My Rating: *****

Footlight Parade

As the song goes, there's no business like show business like no business I know. And boy, Hollywood sure loves to proving that time and time again. It doesn't matter if it's the good, the bad or the ugly; the industry is just a feeding ground for material.

Lloyd Bacon's Footlight Parade follows Chester Kent (James Cagney) as he tries to eke out a living following the advent of talkies. This being during the Great Depression, it's a hard time for most everyone trying to make it. But will Chester be fortunate enough to do so?

Being a film with choreography by Busby Berkeley, Footlight Parade has those stunning musical numbers. (And Berkeley wasn't even the first choice for the job.) Anyway, when you see those intricate pieces, you almost forget that the United States was in the throes of financial ruin.

Bear in mind that Cagney only made his big break two years prior with The Public Enemy, and already he was being typecast in gangster roles. But as he would show with his other films that year (as well as his Oscar-winning role in Yankee Doodle Dandy nine years later), there was more to him than as the hoodlum with a temper that matched his height; the man had range.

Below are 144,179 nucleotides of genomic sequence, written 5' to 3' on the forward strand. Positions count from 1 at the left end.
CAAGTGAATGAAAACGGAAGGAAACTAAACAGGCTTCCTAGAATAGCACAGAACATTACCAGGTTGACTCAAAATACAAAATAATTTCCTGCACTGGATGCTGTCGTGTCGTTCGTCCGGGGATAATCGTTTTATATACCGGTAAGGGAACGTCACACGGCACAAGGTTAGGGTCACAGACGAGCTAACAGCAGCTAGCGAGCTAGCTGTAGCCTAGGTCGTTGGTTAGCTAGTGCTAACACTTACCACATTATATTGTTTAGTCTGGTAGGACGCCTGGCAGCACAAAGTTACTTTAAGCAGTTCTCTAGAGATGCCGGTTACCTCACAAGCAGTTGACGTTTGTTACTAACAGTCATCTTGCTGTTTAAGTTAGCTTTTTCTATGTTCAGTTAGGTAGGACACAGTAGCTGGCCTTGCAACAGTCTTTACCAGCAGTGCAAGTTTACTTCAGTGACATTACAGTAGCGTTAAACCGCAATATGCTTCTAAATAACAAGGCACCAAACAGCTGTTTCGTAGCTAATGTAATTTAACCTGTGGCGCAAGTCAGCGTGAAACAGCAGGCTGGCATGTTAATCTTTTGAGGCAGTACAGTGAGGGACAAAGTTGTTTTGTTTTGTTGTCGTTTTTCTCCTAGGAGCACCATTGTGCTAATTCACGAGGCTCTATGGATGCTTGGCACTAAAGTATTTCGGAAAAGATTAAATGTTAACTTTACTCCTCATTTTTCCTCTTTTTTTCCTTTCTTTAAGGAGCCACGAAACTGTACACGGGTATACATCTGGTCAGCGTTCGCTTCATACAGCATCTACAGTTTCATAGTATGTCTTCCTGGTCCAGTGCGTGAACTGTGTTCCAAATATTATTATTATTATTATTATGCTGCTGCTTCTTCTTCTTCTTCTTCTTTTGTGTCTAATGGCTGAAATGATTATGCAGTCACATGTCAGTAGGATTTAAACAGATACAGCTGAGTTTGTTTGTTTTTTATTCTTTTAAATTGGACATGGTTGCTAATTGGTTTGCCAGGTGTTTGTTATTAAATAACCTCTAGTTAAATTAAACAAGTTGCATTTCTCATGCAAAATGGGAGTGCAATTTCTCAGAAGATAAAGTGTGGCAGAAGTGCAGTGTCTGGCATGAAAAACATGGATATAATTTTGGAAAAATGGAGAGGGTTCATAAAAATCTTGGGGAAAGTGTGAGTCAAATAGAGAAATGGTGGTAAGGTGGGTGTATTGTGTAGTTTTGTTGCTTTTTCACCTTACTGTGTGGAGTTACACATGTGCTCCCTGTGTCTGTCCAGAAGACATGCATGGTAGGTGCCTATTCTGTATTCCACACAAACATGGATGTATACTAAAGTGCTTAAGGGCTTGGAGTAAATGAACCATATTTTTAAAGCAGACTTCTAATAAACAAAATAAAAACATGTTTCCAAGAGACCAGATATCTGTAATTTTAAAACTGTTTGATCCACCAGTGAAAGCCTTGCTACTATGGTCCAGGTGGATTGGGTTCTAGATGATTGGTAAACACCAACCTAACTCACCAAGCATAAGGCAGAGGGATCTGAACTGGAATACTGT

Footlight Parade is a delight. The rapid-fire delivery from the actors -- Cagney and Joan Blondell in particular -- shows that they just don't make 'em like they used to. (Honestly, screenwriters should take notes from pre-Code titles.)

My Rating: ****

Saturday, December 24, 2016

The Silent Partner

Usually with heist pictures, the primary focus is on the actual heist itself and only sometimes on the aftermath. Sure, there's nothing wrong with depicting the crime by its lonesome but what happens afterwards could be of interest too.

Daryl Duke's The Silent Partner provides an example of such. Yes, it does focus on the first few bungled attempts at robbing a bank but there's more to it as it unfolds. What Duke shows with his film is something more calculating.

No doubt that has something to do with the script by Curtis Hanson, who passed away this past September. As he would show with L.A. Confidential nearly twenty years later, he displays a deeply layered story of crime and deceit. Truly, we've lost an unsung great this year. (Well, one of several.)

Now onto the two performances of note from The Silent Partner: Elliott Gould and Christopher Plummer. Gould shows a cunning nature in his role. But it's Plummer who steals the whole show. (He is so not Captain von Trapp here.) It's unnerving stuff from the Canadian actor.